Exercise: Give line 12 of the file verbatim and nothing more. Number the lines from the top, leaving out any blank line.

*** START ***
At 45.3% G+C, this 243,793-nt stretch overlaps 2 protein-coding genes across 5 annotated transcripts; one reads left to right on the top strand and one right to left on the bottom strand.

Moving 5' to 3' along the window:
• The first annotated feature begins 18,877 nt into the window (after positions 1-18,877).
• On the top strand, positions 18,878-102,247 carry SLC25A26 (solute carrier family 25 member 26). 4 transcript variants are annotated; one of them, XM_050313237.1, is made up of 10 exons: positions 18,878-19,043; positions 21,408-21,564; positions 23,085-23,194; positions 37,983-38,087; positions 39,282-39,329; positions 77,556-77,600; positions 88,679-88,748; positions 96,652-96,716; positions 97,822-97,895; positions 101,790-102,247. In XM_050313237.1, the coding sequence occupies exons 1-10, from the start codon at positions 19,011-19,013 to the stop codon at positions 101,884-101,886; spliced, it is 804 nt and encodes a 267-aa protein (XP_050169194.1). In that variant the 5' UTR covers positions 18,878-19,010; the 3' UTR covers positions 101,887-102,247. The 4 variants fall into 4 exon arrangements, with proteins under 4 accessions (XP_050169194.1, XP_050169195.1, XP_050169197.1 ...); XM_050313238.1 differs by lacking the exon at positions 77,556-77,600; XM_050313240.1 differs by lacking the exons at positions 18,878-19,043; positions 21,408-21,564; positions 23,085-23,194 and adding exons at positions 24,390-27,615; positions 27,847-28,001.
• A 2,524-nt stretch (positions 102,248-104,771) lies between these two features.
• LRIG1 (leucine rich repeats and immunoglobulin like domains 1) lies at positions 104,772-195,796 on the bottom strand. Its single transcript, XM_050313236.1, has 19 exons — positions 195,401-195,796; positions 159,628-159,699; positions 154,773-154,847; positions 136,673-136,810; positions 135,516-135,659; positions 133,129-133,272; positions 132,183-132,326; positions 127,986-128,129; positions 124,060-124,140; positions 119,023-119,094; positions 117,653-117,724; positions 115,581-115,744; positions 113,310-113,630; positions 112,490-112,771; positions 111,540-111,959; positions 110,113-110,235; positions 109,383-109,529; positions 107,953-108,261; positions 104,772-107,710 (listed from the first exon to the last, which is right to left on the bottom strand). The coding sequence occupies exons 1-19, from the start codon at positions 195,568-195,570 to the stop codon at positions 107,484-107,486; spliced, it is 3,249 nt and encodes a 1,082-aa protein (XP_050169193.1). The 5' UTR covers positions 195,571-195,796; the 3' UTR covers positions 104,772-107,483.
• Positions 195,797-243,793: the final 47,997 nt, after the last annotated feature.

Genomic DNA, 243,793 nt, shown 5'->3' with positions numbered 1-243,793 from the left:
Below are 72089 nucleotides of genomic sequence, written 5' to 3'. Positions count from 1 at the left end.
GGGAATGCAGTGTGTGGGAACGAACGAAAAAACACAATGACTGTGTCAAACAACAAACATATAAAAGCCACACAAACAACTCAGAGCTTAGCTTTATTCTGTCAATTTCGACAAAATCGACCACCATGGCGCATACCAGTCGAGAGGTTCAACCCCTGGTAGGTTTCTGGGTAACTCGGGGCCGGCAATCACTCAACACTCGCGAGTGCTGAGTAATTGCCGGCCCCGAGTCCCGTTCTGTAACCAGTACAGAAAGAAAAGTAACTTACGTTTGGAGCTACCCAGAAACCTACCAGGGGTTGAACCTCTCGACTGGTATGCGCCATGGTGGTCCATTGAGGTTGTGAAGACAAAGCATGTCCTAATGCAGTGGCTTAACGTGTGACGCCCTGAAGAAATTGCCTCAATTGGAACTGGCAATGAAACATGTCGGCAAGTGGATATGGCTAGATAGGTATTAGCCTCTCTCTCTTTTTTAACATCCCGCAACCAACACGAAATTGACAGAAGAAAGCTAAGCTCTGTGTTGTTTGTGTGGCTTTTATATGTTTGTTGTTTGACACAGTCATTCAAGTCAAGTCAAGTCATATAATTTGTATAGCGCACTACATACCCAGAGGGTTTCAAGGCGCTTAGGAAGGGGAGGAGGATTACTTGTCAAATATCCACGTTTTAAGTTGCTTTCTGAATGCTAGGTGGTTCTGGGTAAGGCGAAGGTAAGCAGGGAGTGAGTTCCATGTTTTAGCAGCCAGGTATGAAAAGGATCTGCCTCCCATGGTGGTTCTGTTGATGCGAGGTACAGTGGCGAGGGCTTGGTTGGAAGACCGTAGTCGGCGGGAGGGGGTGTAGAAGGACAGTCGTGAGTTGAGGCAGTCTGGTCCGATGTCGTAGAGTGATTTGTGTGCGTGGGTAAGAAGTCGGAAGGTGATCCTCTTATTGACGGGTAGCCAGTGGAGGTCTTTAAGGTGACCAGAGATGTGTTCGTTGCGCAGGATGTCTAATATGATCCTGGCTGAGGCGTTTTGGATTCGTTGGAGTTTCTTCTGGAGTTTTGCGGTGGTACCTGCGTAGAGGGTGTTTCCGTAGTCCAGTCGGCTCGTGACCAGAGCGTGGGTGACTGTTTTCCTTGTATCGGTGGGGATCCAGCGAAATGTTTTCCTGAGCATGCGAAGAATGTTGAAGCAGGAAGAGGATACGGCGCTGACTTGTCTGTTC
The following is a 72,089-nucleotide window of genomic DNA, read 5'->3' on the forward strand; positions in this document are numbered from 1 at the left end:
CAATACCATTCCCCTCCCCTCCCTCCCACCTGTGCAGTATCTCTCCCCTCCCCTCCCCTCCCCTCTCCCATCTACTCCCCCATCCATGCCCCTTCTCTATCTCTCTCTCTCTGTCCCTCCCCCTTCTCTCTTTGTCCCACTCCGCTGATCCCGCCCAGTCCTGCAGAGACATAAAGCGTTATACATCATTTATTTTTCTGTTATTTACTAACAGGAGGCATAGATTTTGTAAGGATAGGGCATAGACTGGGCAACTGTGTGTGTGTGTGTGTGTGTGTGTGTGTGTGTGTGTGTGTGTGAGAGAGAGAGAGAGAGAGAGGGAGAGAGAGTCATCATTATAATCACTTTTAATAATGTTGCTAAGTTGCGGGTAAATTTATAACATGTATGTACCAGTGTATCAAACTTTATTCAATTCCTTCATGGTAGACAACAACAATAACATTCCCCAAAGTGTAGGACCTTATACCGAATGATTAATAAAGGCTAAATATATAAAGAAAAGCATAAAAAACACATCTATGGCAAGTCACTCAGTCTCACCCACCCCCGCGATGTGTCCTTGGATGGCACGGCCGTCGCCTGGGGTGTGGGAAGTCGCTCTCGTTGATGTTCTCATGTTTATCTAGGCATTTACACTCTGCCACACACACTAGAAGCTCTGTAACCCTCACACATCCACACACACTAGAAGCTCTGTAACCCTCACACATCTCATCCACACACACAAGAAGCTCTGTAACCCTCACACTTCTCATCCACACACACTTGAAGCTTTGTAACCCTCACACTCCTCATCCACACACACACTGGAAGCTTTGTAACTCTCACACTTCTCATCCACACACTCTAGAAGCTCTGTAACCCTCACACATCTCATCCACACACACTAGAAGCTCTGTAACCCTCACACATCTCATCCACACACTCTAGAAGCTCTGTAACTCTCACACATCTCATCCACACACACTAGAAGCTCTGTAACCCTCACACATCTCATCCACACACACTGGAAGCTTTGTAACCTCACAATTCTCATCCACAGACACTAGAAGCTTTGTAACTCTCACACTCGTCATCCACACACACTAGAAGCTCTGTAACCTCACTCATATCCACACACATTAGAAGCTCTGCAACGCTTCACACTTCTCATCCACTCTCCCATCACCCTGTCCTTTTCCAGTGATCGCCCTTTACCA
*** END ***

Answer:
CAATACCATTCCCCTCCCCTCCCTCCCACCTGTGCAGTATCTCTCCCCTCCCCTCCCCTCCCCTCTCCCATCTACTCCCCCATCCATGCCCCTTCTCTATCTCTCTCTCTCTGTCCCTCCCCCTTCTCTCTTTGTCCCACTCCGCTGATCCCGCCCAGTCCTGCAGAGACATAAAGCGTTATACATCATTTATTTTTCTGTTATTTACTAACAGGAGGCATAGATTTTGTAAGGATAGGGCATAGACTGGGCAACTGTGTGTGTGTGTGTGTGTGTGTGTGTGTGTGTGTGTGTGTGTGAGAGAGAGAGAGAGAGAGAGGGAGAGAGAGTCATCATTATAATCACTTTTAATAATGTTGCTAAGTTGCGGGTAAATTTATAACATGTATGTACCAGTGTATCAAACTTTATTCAATTCCTTCATGGTAGACAACAACAATAACATTCCCCAAAGTGTAGGACCTTATACCGAATGATTAATAAAGGCTAAATATATAAAGAAAAGCATAAAAAACACATCTATGGCAAGTCACTCAGTCTCACCCACCCCCGCGATGTGTCCTTGGATGGCACGGCCGTCGCCTGGGGTGTGGGAAGTCGCTCTCGTTGATGTTCTCATGTTTATCTAGGCATTTACACTCTGCCACACACACTAGAAGCTCTGTAACCCTCACACATCCACACACACTAGAAGCTCTGTAACCCTCACACATCTCATCCACACACACAAGAAGCTCTGTAACCCTCACACTTCTCATCCACACACACTTGAAGCTTTGTAACCCTCACACTCCTCATCCACACACACACTGGAAGCTTTGTAACTCTCACACTTCTCATCCACACACTCTAGAAGCTCTGTAACCCTCACACATCTCATCCACACACACTAGAAGCTCTGTAACCCTCACACATCTCATCCACACACTCTAGAAGCTCTGTAACTCTCACACATCTCATCCACACACACTAGAAGCTCTGTAACCCTCACACATCTCATCCACACACACTGGAAGCTTTGTAACCTCACAATTCTCATCCACAGACACTAGAAGCTTTGTAACTCTCACACTCGTCATCCACACACACTAGAAGCTCTGTAACCTCACTCATATCCACACACATTAGAAGCTCTGCAACGCTTCACACTTCTCATCCACTCTCCCATCACCCTGTCCTTTTCCAGTGATCGCCCTTTACCA